South San Francisco officials started examining ways to limit the city’s dependency on natural gas by discussing a new policy mandating all new residential construction to be powered solely by electricity.
The South San Francisco Planning Commission studied Thursday, May 6, establishing reach codes which would ban natural gas hookups to future residential developments, continuing a trend of similar discussions throughout the Peninsula .
While most were generally supportive of the proposal, there was some sensitivity around the implementation of the plan which officials carefully crafted to assure that the new standards do not stunt future growth.
To that end, officials noted that the potential ban would only be applied to future construction and that existing buildings would be allowed to keep their natural gas connections. Additionally, they limited the requirement to residential construction, due to reservations raised by members of the local commercial sector who preferred natural gas power.
Carefully attempting to balance the issue, Economic and Community Development Director Alex Greenwood assured all community members that their perspective would be considered on the matter.
“It’s a complicated give and take,” he said.
No decision was made on the issue at the meeting, and ultimately a forthcoming vote on banning natural gas will be left to the South San Francisco City Council. But councilmembers in January signaled they favored the shift, and called for initiating the process.
As it relates to residential developments, officials examined the types of ways that a shift to all-electric construction would require diversion from the industry standard. Most home builders, particularly those specializing in apartment construction, have already started relying solely on electricity to power buildings, said an expert with Peninsula Clean Energy.
While most building infrastructure can be converted to electricity relatively easily, officials recognized that water heating technology for large developments is still most efficient when powered by natural gas.
As they looked to apply the natural gas ban to development standards for apartment buildings, officials also weighed an opportunity to increase the amount of electric vehicle charging stations required with new construction.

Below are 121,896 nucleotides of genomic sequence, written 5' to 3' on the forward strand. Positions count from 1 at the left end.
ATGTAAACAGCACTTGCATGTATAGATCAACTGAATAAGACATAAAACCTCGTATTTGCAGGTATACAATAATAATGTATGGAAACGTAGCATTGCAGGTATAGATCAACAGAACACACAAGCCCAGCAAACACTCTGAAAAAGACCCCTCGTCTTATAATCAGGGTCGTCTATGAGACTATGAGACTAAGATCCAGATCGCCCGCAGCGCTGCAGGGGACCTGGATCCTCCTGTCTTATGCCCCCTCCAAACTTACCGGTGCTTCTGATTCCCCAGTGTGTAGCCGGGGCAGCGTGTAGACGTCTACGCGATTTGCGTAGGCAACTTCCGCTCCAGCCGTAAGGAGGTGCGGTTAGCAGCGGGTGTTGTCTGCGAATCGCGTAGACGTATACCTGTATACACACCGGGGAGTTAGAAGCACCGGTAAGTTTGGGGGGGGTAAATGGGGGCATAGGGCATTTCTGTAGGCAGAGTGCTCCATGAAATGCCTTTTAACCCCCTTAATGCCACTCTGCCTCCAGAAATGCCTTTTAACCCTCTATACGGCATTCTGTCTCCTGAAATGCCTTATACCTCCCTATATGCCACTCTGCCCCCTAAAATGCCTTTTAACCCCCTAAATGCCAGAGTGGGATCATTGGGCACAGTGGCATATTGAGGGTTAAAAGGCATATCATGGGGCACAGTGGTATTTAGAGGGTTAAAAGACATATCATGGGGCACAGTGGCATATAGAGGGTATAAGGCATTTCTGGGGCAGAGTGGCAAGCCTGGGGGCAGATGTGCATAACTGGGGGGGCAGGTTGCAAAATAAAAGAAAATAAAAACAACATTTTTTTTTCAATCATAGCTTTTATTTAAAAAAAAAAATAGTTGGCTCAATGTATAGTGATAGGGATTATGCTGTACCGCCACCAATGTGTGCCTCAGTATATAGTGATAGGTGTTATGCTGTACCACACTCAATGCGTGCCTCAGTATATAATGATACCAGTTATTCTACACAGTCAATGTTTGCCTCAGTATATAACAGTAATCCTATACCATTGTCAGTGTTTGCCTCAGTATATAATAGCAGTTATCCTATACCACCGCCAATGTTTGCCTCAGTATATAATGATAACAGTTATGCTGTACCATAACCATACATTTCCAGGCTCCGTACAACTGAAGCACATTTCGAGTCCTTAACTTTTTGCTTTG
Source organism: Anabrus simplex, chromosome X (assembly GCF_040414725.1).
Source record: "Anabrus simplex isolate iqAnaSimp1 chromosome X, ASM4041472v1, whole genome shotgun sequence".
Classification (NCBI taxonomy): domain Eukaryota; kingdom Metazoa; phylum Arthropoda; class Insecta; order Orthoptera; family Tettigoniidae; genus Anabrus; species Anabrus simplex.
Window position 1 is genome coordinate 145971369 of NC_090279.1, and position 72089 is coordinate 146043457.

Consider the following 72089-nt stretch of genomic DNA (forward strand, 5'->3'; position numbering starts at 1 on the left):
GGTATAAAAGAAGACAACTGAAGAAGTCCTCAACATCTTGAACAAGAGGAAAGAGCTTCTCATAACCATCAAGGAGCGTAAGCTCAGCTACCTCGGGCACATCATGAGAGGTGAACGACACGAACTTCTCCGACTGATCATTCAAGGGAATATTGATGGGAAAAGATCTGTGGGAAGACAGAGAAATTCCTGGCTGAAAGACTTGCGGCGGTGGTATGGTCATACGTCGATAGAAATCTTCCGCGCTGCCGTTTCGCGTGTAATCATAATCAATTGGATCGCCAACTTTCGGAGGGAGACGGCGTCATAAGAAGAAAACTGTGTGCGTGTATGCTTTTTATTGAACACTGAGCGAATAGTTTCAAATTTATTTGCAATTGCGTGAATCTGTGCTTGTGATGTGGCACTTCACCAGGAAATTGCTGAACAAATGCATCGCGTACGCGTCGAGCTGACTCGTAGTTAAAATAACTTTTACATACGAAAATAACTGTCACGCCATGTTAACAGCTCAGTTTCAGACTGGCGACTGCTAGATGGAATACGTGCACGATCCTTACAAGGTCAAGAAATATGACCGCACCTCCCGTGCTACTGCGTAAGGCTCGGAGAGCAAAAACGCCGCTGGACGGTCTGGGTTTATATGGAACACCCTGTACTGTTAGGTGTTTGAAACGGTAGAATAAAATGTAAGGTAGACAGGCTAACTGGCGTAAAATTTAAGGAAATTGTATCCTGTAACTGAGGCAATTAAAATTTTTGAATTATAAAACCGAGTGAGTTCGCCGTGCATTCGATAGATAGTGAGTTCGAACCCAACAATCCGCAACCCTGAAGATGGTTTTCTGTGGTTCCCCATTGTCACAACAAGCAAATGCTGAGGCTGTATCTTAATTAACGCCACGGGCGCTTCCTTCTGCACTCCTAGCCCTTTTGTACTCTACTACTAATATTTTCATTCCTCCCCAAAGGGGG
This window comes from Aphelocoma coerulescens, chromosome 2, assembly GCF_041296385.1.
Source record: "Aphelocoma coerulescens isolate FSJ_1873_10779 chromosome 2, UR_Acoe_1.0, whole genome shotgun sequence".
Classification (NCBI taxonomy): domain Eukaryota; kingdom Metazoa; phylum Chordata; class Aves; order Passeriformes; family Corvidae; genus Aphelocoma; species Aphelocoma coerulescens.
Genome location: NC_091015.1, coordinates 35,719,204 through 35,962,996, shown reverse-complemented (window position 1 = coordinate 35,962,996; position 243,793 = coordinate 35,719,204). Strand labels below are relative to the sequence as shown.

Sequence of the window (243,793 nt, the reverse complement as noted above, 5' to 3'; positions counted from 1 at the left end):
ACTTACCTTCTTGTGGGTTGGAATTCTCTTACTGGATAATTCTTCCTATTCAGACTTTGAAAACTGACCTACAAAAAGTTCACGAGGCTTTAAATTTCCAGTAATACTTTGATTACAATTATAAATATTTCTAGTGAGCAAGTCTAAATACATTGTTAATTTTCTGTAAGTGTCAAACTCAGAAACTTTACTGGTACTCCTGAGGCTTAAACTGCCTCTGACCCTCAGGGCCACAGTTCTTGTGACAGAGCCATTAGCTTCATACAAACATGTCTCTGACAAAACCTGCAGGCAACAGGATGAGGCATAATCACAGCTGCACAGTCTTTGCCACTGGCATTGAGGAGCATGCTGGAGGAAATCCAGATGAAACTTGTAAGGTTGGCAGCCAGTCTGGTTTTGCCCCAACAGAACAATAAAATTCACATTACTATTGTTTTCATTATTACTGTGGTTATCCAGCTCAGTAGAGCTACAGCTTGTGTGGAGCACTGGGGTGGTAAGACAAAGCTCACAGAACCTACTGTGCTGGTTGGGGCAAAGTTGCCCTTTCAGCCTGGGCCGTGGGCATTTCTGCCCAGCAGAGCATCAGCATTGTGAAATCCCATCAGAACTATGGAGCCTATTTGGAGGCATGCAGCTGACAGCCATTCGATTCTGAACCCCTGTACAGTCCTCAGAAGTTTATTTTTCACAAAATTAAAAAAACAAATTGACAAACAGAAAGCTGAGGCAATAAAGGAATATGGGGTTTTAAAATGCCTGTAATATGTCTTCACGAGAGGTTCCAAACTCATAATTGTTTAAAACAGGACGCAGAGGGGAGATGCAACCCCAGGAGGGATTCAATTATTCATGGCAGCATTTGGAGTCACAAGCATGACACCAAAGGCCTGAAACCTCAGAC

To further limit the local dependence on fossil fuels, the move to reach codes is often paired with an increased investment in electric vehicle infrastructure built into new residential developments.
Commissioner JulieAnn Murphy noted though that residential developers are frequently seeking reductions in the amount of parking spaces they are required to build, and that interest must be considered alongside the city’s effort to ramp up access to electric vehicle charging stations.
Additionally, Commissioner Alex Tzang noted that the switch to electric appliances instead of natural gas burners will not work for Chinese residents or those who use a traditional rounded wok while cooking.
“It will drive away the wok user,” he said.
Those familiar with the shift noted advancements in induction cookware, which most home chefs find a suitable replacement for traditional stovetop materials designed for a natural gas burner. But commercial options for restaurants lag behind the residential innovation, which is one reason why businesses and the food industry is exempted from the ban.
Additionally, companies in the city’s biotech sector said the natural gas ban would hamper operations, further motivating officials to limit the restriction to only new residential development.
As South San Francisco advances through the process of establishing the ban, the city stands to be the most recent in a series of other Peninsula communities where natural gas connections have been shut off or constricted.
Berkeley became the first city in the country to ban natural gas in new construction in July. There are close to 35 local cities which have explored of approved reach codes of various kinds, including San Mateo, Redwood City and unincorporated segments of San Mateo County. Because local officials can propose ordinances more stringent than the state’s Energy and Green Building codes, the policies are dubbed “reach codes.”
While commissioners spent much of their conversation addressing specifics of the code, community members universally favored the transition as an indication of the city’s commitment to progressive environmental policy.
“We cannot put off action any longer,” said Diane Bailey, executive director of environmental policy nonprofit Menlo Spark.